The Senate Appropriations Committee released its 12 appropriation bills for FY 2023. The package includes $2.4 billion for the Substance Use Prevention and Treatment Block Grant and $2.025 billion for State Opioid Response grants. It includes $662.8 million for veteran opioid prevention and treatment programs, $631 million in dedicated grant funding in the Commerce, Justice and Science bill to respond to addiction and drug trafficking, $140 million for the HEAL Initiative, $25 million for HUD’s Recovery Housing Program, $40 million for the COPS anti-heroin task force and $15 million for the anti-methamphetamine task force. It would eliminate the Needle Exchange Amendment, which prohibited federal funding from being used to support syringe services programs. It would include $13.9 billion for mental health programs, $1.42 billion for the Mental Health Block Grant and $824 million for suicide prevention programs, including funding for 988, Certified Community Behavioral Health Clinics and Project AWARE.

    Source: Fiscal Year 2023 Chairman’s Mark Appropriations Bill Highlights (United States Senate Committee on Appropriations)

    Skepticism surrounds Califf's promised opioid review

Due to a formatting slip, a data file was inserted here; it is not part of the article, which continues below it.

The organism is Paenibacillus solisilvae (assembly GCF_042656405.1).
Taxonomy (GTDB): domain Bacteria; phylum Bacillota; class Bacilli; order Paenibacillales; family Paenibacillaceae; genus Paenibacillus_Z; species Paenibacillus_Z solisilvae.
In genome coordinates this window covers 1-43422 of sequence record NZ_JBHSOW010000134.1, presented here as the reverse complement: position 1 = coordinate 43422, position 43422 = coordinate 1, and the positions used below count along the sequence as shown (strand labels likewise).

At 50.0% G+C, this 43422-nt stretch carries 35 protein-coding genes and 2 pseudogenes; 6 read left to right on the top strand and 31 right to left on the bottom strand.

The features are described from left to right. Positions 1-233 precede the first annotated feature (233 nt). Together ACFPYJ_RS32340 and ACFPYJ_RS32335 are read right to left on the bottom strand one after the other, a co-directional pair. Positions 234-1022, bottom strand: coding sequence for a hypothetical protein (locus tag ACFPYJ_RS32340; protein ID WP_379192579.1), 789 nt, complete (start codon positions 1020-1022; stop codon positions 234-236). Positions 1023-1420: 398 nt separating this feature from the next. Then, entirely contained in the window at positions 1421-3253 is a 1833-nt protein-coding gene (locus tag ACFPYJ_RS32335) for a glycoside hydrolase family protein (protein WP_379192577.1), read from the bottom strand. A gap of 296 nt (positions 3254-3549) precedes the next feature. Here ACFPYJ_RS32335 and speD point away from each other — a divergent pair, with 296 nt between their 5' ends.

In 2016, Robert Califf, as incoming head of the Food and Drug Administration (FDA), promised a “sweeping review” of prescription painkillers. He personally commissioned a report from the National Academies of Sciences that recommended reforms, including potentially removing some substances from the market. Six years later, however, the FDA has actually added six new painkillers. Califf is now back in charge at the FDA and faces skepticism. The FDA seems to have incorporated several of the report’s recommendations into recent decisions, including a broader consideration of a substance’s public health risks, but there is more to be done. Califf said a new internal review of opioids has been underway for months and that the public will soon be hearing more. The review will look at past FDA decisions, but the focus will be on future policy. Califf has said the FDA cannot require new opioids to be safer or more effective than ones already on the market without congressional action.